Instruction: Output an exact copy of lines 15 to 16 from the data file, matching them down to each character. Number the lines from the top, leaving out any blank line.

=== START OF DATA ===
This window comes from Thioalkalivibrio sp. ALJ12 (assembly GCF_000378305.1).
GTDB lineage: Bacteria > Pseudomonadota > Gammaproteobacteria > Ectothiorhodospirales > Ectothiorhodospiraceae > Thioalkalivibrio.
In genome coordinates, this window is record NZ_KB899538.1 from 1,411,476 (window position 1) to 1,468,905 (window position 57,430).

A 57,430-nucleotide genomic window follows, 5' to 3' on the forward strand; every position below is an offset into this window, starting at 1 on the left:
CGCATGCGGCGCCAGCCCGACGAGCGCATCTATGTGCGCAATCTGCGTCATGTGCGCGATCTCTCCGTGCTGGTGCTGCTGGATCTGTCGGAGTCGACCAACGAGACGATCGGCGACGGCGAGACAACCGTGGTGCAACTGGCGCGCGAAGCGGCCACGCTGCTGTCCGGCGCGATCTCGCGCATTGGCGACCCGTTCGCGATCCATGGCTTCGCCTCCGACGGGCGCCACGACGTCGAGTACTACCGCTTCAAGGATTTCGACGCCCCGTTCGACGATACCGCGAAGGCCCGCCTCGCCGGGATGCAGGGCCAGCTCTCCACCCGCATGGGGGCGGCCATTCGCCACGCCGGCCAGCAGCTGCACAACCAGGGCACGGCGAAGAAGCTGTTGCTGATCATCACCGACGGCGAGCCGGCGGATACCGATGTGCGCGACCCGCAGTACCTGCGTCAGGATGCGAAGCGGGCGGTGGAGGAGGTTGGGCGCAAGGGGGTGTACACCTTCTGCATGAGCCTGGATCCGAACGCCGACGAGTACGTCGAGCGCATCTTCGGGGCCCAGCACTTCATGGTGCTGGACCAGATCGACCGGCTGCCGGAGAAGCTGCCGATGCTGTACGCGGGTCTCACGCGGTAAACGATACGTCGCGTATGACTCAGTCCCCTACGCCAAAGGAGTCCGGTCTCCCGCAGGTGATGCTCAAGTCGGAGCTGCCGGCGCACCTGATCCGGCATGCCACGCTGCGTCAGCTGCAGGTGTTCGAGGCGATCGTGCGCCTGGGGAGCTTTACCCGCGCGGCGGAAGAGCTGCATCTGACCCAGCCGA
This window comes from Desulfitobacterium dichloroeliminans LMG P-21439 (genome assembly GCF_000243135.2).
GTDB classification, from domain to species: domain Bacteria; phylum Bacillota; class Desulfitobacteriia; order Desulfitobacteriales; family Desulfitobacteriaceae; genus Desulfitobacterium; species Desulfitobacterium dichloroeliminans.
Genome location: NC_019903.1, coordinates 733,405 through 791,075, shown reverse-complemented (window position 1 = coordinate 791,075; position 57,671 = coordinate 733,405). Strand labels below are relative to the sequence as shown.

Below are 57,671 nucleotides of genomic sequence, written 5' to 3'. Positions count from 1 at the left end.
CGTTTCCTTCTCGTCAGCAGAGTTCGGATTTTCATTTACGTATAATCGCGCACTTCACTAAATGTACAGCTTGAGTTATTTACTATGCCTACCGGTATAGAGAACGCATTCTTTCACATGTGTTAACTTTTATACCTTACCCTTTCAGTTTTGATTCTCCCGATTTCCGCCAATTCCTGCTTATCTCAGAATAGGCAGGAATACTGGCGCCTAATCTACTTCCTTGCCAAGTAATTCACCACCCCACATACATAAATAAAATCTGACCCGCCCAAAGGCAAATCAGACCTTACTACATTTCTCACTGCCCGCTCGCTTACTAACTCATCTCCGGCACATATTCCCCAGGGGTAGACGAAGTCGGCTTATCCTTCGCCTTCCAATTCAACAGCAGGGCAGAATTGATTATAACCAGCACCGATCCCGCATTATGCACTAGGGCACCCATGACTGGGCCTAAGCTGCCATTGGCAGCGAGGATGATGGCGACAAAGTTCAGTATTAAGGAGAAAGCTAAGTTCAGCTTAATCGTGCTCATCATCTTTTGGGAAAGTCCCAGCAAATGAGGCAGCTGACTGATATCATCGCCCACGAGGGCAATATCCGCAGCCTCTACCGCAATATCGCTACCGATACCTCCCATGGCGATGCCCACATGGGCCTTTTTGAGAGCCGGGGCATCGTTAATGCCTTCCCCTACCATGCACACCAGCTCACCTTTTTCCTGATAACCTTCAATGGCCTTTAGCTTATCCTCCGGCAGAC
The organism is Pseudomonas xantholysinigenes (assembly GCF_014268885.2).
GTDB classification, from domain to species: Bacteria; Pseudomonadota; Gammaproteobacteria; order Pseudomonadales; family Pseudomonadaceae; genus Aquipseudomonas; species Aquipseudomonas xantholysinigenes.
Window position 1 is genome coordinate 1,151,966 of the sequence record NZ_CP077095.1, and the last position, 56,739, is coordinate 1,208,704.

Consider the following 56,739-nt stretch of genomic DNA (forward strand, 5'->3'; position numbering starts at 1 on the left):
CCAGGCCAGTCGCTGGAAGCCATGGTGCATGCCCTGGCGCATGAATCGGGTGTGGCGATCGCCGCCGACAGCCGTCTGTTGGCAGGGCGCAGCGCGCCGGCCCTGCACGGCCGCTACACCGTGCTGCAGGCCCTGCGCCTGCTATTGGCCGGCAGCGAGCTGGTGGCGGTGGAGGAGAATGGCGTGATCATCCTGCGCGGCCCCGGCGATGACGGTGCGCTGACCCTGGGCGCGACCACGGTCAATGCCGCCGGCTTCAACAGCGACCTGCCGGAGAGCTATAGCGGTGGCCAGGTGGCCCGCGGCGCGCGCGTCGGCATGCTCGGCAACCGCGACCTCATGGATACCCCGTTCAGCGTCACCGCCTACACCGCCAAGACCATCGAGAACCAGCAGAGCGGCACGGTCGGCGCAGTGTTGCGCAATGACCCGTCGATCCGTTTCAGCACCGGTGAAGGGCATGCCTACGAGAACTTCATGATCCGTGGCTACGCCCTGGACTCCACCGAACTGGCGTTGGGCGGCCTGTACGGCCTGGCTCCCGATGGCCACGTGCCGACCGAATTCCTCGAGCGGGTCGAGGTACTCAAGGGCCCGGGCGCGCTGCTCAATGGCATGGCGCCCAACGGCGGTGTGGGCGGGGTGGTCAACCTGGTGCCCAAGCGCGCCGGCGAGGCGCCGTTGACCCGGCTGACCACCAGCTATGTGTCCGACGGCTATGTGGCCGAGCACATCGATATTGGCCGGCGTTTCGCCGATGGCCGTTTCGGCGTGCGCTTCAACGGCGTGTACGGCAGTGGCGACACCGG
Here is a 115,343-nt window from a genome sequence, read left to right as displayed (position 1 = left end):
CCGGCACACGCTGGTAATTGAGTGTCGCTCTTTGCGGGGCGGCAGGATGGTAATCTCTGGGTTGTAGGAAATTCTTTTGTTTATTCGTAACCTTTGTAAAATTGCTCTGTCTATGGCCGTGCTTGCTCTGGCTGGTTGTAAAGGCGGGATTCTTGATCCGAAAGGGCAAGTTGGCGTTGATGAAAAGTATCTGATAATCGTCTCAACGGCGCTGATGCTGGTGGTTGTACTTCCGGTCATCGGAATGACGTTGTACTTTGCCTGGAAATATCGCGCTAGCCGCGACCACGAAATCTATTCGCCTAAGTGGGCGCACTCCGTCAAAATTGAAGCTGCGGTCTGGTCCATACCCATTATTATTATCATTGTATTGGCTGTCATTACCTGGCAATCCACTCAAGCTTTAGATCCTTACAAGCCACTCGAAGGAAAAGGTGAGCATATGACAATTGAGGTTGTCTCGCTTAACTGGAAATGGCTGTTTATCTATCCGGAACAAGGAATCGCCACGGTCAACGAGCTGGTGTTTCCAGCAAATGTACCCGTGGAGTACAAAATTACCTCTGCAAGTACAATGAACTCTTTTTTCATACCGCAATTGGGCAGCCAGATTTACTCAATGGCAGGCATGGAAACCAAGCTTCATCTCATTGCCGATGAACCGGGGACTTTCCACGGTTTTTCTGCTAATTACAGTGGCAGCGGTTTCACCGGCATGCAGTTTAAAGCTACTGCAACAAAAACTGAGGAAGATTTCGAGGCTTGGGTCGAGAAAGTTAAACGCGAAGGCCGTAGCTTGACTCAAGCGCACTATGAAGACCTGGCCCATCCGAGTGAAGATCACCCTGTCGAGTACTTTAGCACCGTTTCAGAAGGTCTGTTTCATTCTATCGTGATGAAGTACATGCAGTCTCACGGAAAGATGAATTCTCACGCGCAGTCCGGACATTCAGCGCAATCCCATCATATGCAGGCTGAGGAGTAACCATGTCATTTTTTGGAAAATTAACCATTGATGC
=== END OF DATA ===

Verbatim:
CCAGGCCAGTCGCTGGAAGCCATGGTGCATGCCCTGGCGCATGAATCGGGTGTGGCGATCGCCGCCGACAGCCGTCTGTTGGCAGGGCGCAGCGCGCCGGCCCTGCACGGCCGCTACACCGTGCTGCAGGCCCTGCGCCTGCTATTGGCCGGCAGCGAGCTGGTGGCGGTGGAGGAGAATGGCGTGATCATCCTGCGCGGCCCCGGCGATGACGGTGCGCTGACCCTGGGCGCGACCACGGTCAATGCCGCCGGCTTCAACAGCGACCTGCCGGAGAGCTATAGCGGTGGCCAGGTGGCCCGCGGCGCGCGCGTCGGCATGCTCGGCAACCGCGACCTCATGGATACCCCGTTCAGCGTCACCGCCTACACCGCCAAGACCATCGAGAACCAGCAGAGCGGCACGGTCGGCGCAGTGTTGCGCAATGACCCGTCGATCCGTTTCAGCACCGGTGAAGGGCATGCCTACGAGAACTTCATGATCCGTGGCTACGCCCTGGACTCCACCGAACTGGCGTTGGGCGGCCTGTACGGCCTGGCTCCCGATGGCCACGTGCCGACCGAATTCCTCGAGCGGGTCGAGGTACTCAAGGGCCCGGGCGCGCTGCTCAATGGCATGGCGCCCAACGGCGGTGTGGGCGGGGTGGTCAACCTGGTGCCCAAGCGCGCCGGCGAGGCGCCGTTGACCCGGCTGACCACCAGCTATGTGTCCGACGGCTATGTGGCCGAGCACATCGATATTGGCCGGCGTTTCGCCGATGGCCGTTTCGGCGTGCGCTTCAACGGCGTGTACGGCAGTGGCGACACCGG
Here is a 115,343-nt window from a genome sequence, read left to right as displayed (position 1 = left end):